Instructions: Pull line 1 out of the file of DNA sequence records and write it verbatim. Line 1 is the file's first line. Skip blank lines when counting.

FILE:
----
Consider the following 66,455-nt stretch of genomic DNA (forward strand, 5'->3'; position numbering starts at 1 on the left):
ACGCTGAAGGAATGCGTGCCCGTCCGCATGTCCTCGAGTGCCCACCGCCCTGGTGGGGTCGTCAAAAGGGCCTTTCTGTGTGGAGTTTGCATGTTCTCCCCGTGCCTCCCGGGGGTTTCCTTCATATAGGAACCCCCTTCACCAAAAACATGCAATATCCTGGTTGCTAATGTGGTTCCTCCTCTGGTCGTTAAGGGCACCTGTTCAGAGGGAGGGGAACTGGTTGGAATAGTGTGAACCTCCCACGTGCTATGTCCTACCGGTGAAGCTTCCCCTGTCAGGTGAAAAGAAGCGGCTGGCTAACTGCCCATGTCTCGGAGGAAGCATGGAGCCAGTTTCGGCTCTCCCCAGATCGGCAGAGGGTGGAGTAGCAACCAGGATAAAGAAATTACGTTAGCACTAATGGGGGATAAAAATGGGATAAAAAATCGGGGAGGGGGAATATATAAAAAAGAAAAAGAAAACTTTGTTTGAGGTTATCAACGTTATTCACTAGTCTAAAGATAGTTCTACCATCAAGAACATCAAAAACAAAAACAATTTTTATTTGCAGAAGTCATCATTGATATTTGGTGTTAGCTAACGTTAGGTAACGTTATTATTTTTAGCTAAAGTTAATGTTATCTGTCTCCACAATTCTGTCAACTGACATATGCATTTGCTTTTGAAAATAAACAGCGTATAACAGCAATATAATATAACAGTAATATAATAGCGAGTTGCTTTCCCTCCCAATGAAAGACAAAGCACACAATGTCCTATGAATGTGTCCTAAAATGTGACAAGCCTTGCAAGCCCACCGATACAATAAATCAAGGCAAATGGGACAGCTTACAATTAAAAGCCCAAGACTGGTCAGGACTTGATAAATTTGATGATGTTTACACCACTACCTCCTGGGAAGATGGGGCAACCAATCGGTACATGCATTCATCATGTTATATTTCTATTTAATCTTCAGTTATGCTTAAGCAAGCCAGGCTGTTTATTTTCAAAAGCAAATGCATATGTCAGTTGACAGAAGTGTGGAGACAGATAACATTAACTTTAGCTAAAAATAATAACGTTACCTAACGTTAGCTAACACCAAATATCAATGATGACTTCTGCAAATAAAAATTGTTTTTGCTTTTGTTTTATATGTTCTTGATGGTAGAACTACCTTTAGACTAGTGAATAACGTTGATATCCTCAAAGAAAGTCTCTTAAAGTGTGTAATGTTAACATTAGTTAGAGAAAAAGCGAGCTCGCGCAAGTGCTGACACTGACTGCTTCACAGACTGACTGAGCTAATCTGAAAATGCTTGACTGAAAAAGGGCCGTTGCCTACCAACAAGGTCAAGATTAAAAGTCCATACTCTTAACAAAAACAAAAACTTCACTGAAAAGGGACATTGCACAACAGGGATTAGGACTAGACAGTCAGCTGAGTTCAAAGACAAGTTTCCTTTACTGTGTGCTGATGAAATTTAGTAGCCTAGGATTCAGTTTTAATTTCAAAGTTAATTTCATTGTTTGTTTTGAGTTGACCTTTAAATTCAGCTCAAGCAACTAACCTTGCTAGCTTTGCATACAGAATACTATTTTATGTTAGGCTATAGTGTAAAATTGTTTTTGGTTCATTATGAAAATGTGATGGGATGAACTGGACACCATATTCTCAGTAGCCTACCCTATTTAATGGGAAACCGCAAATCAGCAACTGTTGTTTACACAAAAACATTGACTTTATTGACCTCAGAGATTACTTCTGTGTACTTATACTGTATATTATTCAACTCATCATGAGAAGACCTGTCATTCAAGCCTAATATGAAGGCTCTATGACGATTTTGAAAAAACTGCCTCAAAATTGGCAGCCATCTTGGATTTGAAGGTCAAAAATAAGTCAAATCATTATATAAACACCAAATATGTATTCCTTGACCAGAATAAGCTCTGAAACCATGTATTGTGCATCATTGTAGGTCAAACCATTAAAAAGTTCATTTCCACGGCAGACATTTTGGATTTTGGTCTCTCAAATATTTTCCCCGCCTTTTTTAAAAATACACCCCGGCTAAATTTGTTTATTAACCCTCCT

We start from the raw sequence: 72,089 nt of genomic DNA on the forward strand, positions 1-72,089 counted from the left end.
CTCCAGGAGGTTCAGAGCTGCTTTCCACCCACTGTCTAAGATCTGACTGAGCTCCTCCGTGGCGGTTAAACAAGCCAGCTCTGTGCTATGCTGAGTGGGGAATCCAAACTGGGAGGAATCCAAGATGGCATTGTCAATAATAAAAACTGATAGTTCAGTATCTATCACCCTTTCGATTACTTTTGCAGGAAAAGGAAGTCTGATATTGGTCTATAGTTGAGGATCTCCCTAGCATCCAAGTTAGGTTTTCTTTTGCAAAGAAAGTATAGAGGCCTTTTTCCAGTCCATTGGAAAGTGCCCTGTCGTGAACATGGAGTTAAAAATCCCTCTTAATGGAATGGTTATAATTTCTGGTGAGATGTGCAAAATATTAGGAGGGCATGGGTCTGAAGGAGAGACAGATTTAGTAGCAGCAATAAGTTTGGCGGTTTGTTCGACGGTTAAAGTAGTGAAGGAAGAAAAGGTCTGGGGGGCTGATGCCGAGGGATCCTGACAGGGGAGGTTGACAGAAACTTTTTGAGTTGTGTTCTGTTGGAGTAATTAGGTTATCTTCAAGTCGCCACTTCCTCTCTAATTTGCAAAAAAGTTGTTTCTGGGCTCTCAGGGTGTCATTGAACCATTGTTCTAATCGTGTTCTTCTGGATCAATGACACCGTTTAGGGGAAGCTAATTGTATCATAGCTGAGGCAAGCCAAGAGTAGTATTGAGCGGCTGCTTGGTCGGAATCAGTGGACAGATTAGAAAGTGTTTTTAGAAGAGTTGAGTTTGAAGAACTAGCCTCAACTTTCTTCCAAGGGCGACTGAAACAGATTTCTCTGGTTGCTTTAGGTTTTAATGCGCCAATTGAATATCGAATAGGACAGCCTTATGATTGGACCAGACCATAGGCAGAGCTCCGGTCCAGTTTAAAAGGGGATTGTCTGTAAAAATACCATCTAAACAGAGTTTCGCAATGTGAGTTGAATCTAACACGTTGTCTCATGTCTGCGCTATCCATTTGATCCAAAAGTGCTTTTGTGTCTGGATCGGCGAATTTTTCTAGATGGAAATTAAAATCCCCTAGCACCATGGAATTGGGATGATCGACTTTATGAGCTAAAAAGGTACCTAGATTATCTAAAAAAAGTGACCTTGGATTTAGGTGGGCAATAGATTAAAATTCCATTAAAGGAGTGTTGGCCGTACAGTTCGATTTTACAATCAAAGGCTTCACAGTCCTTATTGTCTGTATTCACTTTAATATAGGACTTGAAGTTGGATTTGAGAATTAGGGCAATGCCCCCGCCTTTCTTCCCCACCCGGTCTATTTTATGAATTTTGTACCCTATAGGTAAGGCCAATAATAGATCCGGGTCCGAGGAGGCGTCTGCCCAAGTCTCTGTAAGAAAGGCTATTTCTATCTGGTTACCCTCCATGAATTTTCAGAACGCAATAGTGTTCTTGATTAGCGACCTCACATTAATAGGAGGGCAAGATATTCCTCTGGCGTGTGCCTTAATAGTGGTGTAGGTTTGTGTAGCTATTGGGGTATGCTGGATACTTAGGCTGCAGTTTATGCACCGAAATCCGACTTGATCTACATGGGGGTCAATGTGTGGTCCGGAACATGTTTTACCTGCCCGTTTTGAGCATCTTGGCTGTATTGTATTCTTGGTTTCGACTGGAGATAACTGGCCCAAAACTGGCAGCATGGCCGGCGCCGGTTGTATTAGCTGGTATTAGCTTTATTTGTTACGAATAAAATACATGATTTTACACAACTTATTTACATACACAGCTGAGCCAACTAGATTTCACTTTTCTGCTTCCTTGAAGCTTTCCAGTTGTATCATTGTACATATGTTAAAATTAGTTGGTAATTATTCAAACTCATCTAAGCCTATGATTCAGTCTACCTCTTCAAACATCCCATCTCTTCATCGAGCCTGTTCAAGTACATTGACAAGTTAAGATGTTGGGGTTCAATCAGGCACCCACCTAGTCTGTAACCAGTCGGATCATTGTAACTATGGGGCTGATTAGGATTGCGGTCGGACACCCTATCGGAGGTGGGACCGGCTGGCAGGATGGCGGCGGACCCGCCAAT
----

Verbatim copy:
Consider the following 66,455-nt stretch of genomic DNA (forward strand, 5'->3'; position numbering starts at 1 on the left):